Yes, that's Hell all right. Alone or in very bad company.
Good morning to you too. ;-)
Very interesting. I suspect this imposed-Hell is "necessary" to push acceptance of a dubious vaccine/tracking regime (which seems the real interim objective). Those who refuse (mostly out of Spiritual discernment) are going to lose the ability to travel, enter stores, etc... Voluntary church shutdowns indicate many (most?) religious leaders are going to promote this as a virtue. It also appears the legal groundwork is being set to deny relief for any "extremists" who would refuse. Feels a bit like a Black Mirror episode...
Cities seem like the "perfect trap" for Hell-on-Earth, with the total absence of nature. Especially once the play-time/toys of hedonism, drugs, flashing lights, etc. are removed.
I find great relief from the media-imposed sense of pervasive fear by just looking out my window or hearing the birds. It is like fresh air, and makes the fake reality PSYOP seem like a bad dream.
I can imagine it being possible, at some point, to have a generation to be raised as so incredibly fearful of leaving their own home, or the city, that it requires no policing. All fake and imposed mental prison. I think there have been some science fiction books written with that scenario in mind.
My first encounter with Sartre's "No Exit" was a low-key university production. After the play, I distinctly remember thinking about how incomplete Sartre's "Hell is other people" line was - that other people could be heaven as well . . .
At any rate, I didn't make the deeper connections you have succeeded in making here. When I think about Heaven, I picture it in much the same way you describe.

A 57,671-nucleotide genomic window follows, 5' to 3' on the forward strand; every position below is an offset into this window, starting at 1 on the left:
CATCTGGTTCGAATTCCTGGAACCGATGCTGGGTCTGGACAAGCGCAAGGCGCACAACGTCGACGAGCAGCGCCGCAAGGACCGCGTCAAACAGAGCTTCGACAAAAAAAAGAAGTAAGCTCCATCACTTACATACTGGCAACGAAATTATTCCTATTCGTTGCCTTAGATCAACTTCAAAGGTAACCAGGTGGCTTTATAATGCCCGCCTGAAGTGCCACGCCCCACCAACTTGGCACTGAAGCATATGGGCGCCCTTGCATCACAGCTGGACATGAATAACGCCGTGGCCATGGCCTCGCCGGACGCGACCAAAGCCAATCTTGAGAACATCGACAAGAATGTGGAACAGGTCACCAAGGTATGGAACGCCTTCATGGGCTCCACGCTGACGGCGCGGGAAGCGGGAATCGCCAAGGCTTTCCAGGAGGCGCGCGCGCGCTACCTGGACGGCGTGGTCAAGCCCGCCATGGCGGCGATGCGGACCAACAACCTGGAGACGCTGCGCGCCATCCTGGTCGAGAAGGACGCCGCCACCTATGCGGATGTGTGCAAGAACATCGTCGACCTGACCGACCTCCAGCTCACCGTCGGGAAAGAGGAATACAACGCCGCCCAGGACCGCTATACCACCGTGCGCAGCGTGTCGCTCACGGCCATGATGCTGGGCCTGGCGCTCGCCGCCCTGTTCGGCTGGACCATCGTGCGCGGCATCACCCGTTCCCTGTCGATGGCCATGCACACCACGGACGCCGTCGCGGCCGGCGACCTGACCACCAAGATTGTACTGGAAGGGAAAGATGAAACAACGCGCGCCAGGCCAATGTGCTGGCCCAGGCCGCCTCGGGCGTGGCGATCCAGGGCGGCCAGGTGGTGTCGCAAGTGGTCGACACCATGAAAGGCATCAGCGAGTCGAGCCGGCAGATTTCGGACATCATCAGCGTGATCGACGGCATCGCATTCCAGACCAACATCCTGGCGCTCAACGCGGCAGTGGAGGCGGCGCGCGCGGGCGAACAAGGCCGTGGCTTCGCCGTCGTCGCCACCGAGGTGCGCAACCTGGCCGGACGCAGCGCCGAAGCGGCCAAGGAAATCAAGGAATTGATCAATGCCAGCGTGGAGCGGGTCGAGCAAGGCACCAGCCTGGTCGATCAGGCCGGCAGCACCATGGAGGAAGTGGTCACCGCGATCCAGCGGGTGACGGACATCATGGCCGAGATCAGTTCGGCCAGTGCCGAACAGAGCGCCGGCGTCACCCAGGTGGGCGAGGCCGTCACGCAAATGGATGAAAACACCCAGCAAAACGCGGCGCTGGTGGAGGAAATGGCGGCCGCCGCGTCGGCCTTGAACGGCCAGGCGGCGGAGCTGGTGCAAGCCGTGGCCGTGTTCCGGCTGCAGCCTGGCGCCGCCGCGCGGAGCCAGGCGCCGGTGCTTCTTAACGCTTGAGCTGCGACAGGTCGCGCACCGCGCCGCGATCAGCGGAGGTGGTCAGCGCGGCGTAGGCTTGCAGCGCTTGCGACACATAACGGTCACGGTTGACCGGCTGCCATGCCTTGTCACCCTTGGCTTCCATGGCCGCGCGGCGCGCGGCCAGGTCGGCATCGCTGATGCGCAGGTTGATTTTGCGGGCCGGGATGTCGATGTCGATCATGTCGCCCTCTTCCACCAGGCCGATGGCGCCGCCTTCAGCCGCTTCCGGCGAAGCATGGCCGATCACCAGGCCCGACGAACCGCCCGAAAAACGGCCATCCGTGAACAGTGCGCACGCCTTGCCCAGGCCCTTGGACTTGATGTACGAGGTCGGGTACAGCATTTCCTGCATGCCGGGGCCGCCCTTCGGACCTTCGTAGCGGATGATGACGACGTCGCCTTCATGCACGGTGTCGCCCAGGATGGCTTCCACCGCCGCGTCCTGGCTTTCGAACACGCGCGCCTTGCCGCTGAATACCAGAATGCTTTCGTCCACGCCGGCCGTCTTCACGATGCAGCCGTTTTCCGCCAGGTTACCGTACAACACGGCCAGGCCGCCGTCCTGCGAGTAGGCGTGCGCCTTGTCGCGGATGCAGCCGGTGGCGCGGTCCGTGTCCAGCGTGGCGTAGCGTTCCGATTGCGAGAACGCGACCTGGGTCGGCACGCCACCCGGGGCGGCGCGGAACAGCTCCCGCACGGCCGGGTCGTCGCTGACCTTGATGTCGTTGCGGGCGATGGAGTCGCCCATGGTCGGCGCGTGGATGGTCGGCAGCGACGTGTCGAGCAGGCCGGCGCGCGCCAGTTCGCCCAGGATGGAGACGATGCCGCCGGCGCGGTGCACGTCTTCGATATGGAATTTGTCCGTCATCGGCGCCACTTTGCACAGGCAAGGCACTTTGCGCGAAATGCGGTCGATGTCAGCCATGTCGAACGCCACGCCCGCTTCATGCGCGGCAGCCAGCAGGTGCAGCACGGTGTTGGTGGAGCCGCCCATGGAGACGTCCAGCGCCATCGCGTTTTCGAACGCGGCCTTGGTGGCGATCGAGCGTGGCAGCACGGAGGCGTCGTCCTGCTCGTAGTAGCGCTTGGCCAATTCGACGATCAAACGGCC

And hell? Makes you wonder if the modern push to herd people into culturally-enriched megacities in which everyone is essentially alone with everyone else is not a purposeful temporal foreshadowing of hell. "See? You don't have to care about anyone and no one has to care about you! Congratulations. You're free!"
After watching the woke tear each other apart on social media and in university cancellations, I've come to think of "No Exit" as an accurate parable of life on their side. It's not universal and it doesn't apply to God's side, but it doesn't have to, to be great literature. Let us judge it for what it is: a portrayal of Hell. Sartre's writing makes it clear that he's very conscious and thoughtful about the world he's portraying, and he understands its mechanisms and flaws; but I can't tell if he was aware that there is another side where things are different. Quite possibly not, he being a Marxist atheist. And possibly a pedophile, with all the compression of personality that fetish-chasing brings.
T.S. Eliot made the same observation, contra Satre is his 1950 play 'The Cocktail Party'
“What is hell? Hell is oneself.
Hell is alone, the other figures in it
Merely projections. There is nothing to escape from
And nothing to escape to. One is always alone.”